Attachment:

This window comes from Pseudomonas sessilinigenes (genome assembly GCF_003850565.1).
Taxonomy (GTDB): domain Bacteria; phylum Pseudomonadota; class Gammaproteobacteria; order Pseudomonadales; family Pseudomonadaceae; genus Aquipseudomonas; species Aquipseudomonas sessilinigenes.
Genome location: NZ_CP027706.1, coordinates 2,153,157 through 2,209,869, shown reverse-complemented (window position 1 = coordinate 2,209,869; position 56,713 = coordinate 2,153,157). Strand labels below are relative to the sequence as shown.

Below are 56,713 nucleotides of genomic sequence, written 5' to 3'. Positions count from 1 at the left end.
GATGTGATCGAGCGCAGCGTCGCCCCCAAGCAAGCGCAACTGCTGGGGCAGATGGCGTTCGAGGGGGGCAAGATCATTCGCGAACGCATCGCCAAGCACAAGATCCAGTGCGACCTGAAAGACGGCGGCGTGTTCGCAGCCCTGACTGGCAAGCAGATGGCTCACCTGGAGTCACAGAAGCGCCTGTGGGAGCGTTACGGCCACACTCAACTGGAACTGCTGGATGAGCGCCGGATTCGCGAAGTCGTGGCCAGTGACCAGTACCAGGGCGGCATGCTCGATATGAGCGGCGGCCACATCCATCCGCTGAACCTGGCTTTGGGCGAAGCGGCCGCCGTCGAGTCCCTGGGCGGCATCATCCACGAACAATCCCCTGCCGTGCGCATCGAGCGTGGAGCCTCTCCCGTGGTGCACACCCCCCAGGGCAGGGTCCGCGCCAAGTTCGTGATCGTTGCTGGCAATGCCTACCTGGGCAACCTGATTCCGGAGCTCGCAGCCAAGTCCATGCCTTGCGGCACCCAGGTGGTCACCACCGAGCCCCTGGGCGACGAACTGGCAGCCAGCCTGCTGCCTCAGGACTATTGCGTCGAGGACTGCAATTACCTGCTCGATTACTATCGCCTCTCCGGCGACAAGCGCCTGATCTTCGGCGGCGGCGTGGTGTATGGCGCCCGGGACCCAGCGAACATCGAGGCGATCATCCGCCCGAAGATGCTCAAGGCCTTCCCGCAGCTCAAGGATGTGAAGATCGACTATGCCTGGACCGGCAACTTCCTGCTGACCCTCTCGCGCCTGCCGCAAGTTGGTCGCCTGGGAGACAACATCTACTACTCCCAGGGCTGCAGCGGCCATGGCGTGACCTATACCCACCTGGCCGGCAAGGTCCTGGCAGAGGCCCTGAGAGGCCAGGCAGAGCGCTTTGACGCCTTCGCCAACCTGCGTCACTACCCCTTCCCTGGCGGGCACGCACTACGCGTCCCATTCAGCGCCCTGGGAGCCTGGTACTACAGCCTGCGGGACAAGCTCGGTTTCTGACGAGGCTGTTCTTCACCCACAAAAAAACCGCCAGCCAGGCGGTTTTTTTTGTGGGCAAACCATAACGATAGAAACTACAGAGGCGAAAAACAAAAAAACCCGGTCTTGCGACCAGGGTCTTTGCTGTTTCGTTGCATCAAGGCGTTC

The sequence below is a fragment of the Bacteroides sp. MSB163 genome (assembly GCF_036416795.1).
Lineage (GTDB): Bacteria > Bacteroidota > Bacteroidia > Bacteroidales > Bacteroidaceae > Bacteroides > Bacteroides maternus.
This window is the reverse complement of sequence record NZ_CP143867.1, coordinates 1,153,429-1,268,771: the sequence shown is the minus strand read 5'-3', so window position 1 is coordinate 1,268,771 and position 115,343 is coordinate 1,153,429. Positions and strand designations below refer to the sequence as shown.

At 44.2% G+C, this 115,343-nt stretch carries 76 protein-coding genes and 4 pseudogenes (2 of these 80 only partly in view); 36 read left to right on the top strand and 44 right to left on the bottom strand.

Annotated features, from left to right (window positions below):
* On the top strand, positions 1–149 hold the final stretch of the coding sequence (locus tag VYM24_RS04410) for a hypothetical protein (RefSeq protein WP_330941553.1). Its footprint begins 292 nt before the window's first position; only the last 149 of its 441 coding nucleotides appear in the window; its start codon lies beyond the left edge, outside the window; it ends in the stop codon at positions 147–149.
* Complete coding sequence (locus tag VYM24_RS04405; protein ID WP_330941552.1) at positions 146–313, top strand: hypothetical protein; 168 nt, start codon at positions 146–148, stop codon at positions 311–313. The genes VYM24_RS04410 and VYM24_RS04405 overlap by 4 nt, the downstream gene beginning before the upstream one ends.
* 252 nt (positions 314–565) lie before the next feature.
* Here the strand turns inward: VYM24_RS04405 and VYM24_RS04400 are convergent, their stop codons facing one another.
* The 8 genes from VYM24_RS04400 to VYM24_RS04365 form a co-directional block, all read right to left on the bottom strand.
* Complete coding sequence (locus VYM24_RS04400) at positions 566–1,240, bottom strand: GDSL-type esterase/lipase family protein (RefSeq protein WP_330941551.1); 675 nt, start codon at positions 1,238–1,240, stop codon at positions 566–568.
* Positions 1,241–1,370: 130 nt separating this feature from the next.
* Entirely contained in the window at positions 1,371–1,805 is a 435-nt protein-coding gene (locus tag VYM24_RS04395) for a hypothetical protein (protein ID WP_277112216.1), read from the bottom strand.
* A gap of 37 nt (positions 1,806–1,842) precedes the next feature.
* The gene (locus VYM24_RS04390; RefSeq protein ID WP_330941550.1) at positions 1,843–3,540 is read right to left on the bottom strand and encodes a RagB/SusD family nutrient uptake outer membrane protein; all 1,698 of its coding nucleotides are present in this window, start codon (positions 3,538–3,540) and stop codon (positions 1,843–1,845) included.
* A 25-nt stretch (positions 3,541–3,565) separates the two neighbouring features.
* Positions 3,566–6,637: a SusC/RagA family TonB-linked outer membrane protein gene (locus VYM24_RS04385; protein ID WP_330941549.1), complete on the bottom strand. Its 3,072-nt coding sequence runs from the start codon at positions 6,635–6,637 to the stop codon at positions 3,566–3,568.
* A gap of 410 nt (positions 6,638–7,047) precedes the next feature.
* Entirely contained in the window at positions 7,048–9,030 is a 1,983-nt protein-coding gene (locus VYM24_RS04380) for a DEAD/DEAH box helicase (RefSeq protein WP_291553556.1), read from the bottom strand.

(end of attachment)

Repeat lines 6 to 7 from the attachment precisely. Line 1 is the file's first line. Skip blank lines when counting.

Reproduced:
The sequence below is a fragment of the Bacteroides sp. MSB163 genome (assembly GCF_036416795.1).
Lineage (GTDB): Bacteria > Bacteroidota > Bacteroidia > Bacteroidales > Bacteroidaceae > Bacteroides > Bacteroides maternus.